It’s difficult to understate the gravity of what it means to celebrate Juneteenth in the United States, a country that for all its virtues, is often approvingly over-simplified as a nation “of laws, not men.” The sentiment, attributed to founding father John Adams, usually relates to the country’s remarkable traditions of equal justice under the law and peaceful transfers of power between democratically elected representatives.
But Juneteenth lays bare a central paradox in the American story; how the laws of a democratic nation developed to create and sustain an institutionalized regime of barbarism that enslaved Black men, women, and children for nearly the first 100 years of the country’s existence.
Juneteenth, celebrated annually on June 19 and now approaching its first birthday as a federal holiday, commemorates the end of slavery in the United States. It derives its significance from the day in 1865 when word of Abraham Lincoln’s Emancipation Proclamation ending slavery in confederate states reportedly first reached the enslaved population in Texas, more than two years after it was originally signed.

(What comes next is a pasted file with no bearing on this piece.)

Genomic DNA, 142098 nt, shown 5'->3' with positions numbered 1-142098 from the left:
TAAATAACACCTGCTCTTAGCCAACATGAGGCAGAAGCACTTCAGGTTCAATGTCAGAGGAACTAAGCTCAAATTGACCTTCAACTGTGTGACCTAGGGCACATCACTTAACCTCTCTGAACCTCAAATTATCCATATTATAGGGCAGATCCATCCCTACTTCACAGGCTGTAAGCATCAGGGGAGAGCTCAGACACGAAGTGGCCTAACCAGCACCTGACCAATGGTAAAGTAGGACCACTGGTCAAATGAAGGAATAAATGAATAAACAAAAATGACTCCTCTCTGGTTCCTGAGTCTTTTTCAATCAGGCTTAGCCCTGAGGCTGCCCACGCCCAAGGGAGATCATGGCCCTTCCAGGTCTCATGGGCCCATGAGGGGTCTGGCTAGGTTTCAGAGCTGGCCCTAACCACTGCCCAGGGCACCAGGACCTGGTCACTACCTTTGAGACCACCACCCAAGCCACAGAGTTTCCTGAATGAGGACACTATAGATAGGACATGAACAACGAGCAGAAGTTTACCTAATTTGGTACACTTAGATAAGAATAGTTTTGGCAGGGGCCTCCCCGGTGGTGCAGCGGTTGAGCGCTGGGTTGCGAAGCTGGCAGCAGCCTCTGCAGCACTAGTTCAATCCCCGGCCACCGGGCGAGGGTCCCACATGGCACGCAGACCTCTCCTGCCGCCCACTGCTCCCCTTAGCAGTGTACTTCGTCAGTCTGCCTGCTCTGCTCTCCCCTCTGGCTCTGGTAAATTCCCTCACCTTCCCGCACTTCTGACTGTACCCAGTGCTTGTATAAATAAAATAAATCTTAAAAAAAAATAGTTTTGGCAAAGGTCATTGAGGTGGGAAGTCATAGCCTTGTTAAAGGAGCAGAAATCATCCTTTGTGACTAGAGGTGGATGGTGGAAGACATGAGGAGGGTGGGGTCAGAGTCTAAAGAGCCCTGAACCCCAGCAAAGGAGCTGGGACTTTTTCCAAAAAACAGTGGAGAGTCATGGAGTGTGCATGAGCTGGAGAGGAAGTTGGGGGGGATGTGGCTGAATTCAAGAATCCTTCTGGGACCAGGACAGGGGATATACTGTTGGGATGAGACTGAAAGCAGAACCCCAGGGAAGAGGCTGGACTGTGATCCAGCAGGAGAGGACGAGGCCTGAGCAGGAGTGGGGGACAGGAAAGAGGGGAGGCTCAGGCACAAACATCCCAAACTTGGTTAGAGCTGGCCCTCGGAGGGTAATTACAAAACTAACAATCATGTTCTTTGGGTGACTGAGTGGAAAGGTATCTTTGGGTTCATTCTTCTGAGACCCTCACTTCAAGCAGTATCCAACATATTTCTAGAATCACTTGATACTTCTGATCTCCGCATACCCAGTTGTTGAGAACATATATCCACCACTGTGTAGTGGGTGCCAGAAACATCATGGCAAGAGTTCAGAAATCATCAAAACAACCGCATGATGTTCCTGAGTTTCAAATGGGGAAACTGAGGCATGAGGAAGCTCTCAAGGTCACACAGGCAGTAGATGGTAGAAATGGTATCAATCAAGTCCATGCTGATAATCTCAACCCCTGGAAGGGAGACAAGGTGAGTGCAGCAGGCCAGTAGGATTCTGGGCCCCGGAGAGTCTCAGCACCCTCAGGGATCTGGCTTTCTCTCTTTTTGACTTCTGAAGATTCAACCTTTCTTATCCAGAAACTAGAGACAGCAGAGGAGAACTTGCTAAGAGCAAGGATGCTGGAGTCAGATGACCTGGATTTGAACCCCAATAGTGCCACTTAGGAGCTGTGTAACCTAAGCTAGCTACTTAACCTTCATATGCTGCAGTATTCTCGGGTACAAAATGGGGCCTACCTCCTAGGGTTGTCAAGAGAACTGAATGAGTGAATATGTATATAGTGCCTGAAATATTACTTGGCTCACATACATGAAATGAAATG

In today’s ultra-connected information age, such a delay in transmitting world-shaking news to the people most desperate in need to hear it is nearly impossible to imagine. But so too is the concept – especially for recent law school graduates – that the laws which lawyers swear to uphold and defend today once mandated the atrocity of slavery, and for another 100 years thereafter, were catastrophically slow to dislodge Jim Crow, segregation, and institutional racism from legitimacy in statute.
In that respect, Juneteenth is a welcome reminder of how far the country has come, but also how much further it still must go to ensure equal justice under the law. It is a celebration that lawyers today dare not ignore or minimize, as it strikes at the heart of our collective responsibility to say never again when confronted with justification in law that which cannot be justified in the heart or mind.
Thankfully, the American Bar Association and its regional affiliates have embraced Juneteenth celebrations and educational programs. On June 16, 2022, the New Jersey Bar Association will be holding a free in-person event at the New Jersey Law Center in New Brunswick. For more information and registration, please click here.
Daniel J. Haier is an associate in CIPRIANI & WERNER, P.C.’s Philadelphia office.